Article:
‘Officer and laughing girl’- Written by Alba Gutiérrez

OFFICER AND LAUGHING GIRL


Type: Oil on canvas
Date: 1655-1670
Dimensions: 50.5 x 46 cm
Location: Frick Collection, New York.

The painting ‘Officer and laughing girl’ was done by Johannes Vermeer between 1655 and 1670. It presents a inside room bathed by the traditional golden light used by Vermeer. The composition portraits an official of the Dutch army with his red uniform and a big black hat in the foreground who is talking with a young woman in the background. Light, that comes from the mid open window, helps to contrast light and darkness creating a clear moment of intimacy in which the officer and the girl are mere objects to create a marvelous sense of light, space and perspective. The rosy woman, holding a glass of wine, is looking to the officer and laughing at some witticism. They are both seated on two chairs that constantly appear in Vermeer’s compositions as well as the map placed on the wall.

  • As seen on the essential Vermeer webpage:(?) Pieter Claesz van Ruijven, Delft (d. 1674); (?) his widow, Maria de Knuijt, Delft (d. 1681);
  • (?) their daughter, Magdalena van Ruijven, Delft (d. 1682);
  • (?) her widower, Jacob Abrahamsz Dissius (d. 1695);
  • Dissius sale, Amsterdam, 16 May 1696, no. 11;
  • Charles Scarisbrick sale, London (Christie’s), 10 May 1861, no. 89, as by De Hooch, to Lee Mainwaring, said to have been purchased in an unidentified London sale by Double;
  • Léopold Double, Paris (Double sale, Paris [Pillet], 30 May 1881, no. 16 to Gauchey for Demidoff);
  • Prince Demidoff di San Donato, Villa di Pratolino, near Florence;
  • Samuel S. Joseph, London (1891); Mrs Samuel S. Joseph (1900);Samuel S. Joseph, London (1891); Mrs Samuel S. Joseph (1900);
  • Henry Clay Frick, New York (d. 1911);
  • Colour technique:

Vermeer painted ‘Officer and laughing girl’ with a blush loaded with pigments with the technique of ‘pointillé’ that is applying thick dabs. With the dabs Vermeer is able to distribute sparkling points of light throughout all the canvas. Regarding the use of colours, Vermeer mostly used yellowish and reddish tonalities.  The brightness of these tonalities stood out by the use of light that we are going to comment now.

  • Use of light:

Vermeer developed his mastery as a luminist. Maybe, one of the main features of this painting is Vermeer’s use of light. A heavy bright light that bathes the room and causes intense contrasts (As some of the paintings of the Italian artist Caravaggio.) between the light and dark zones. The light comes from the half open window at the left hand side of the painting and reflects itself on the cream-coloured backgroundthat is enhanced even with pink tonalities and above all the woman’s face who is bathed in this light. In contrast, the figure of the officer with a dark hat and red jacket is hardly a silhouette.  The light helped Vermeer to create on the one hand, the atmosphere of the room and perspective on the other.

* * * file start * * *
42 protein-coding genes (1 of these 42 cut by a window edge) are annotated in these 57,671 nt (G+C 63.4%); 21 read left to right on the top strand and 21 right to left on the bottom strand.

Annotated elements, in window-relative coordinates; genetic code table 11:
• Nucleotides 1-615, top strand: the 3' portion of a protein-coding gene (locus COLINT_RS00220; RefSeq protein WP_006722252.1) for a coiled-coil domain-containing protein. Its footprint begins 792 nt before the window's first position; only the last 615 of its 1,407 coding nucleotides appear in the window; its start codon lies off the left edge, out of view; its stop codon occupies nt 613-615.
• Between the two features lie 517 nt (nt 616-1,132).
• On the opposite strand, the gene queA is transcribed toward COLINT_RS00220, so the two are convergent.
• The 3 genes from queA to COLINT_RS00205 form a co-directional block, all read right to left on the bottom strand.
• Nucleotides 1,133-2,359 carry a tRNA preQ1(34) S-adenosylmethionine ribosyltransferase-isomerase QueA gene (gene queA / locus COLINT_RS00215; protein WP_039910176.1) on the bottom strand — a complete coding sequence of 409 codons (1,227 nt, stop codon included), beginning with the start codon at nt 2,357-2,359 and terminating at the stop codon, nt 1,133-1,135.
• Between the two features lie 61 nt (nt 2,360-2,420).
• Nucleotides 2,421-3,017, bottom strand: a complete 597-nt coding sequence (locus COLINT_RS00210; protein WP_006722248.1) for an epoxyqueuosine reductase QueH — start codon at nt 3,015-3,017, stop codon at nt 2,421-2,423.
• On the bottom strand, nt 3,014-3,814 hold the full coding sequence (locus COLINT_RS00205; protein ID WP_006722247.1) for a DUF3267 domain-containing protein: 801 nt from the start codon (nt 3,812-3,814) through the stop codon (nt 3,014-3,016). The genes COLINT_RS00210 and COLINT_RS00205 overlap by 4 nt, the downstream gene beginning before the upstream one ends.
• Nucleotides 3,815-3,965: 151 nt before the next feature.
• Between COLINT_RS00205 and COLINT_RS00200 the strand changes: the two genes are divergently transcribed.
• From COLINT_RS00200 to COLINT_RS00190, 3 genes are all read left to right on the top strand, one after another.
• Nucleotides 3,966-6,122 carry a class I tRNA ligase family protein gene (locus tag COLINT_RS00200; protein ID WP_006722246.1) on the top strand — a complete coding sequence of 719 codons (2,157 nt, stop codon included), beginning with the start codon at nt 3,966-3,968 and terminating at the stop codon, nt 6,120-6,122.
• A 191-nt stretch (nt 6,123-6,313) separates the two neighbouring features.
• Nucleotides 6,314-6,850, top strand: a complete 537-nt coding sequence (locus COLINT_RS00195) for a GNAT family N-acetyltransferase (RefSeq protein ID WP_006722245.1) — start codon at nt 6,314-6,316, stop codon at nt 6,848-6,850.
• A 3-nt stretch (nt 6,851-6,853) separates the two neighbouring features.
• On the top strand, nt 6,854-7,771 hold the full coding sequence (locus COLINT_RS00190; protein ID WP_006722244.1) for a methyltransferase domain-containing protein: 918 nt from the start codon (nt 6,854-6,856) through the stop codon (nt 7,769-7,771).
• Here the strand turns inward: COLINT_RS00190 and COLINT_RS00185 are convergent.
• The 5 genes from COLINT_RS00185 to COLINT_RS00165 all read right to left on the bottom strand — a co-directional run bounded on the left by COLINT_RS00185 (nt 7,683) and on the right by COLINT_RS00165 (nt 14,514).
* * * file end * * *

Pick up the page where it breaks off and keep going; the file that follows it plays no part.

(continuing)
• Officer:

As we have mentioned, the officer is turned round so we could barely see his face, moreover he is nor bathed by light as the lady is. The light and his position in the picture help to produce a feeling of uncertainty between the laughing girl and him and also the sense of space and perspective. The observer might feel difficult to decode his thoughts but we know that he is having a good time because the lady is laughing at his face. Critics have argued that the position of his hand indicated emotional withdrawal but this clearly contrast with the girl’s expression. His face is immersed in deep shadow and it does not tell anything from the character.

The colour red of his uniform was used by the Dutch Army in the 17th century. We know that he is an officer because he wears a black sash on his right shoulder. However, the observer in not thrilled by the rank of the officer but by his psychological presence in the painting. Vermeer uses him as a repoussoir that is in two dimension works, it is very common to place a big object in the left/right foreground to direct the viewer’s eye into the composition. Finally, as Arthur Wheelock has stated the vermillion of the jacket ‘may have been chosen for this color’s association with passion and power. Had it been green or beige, the mood on the painting would have been entirely different.’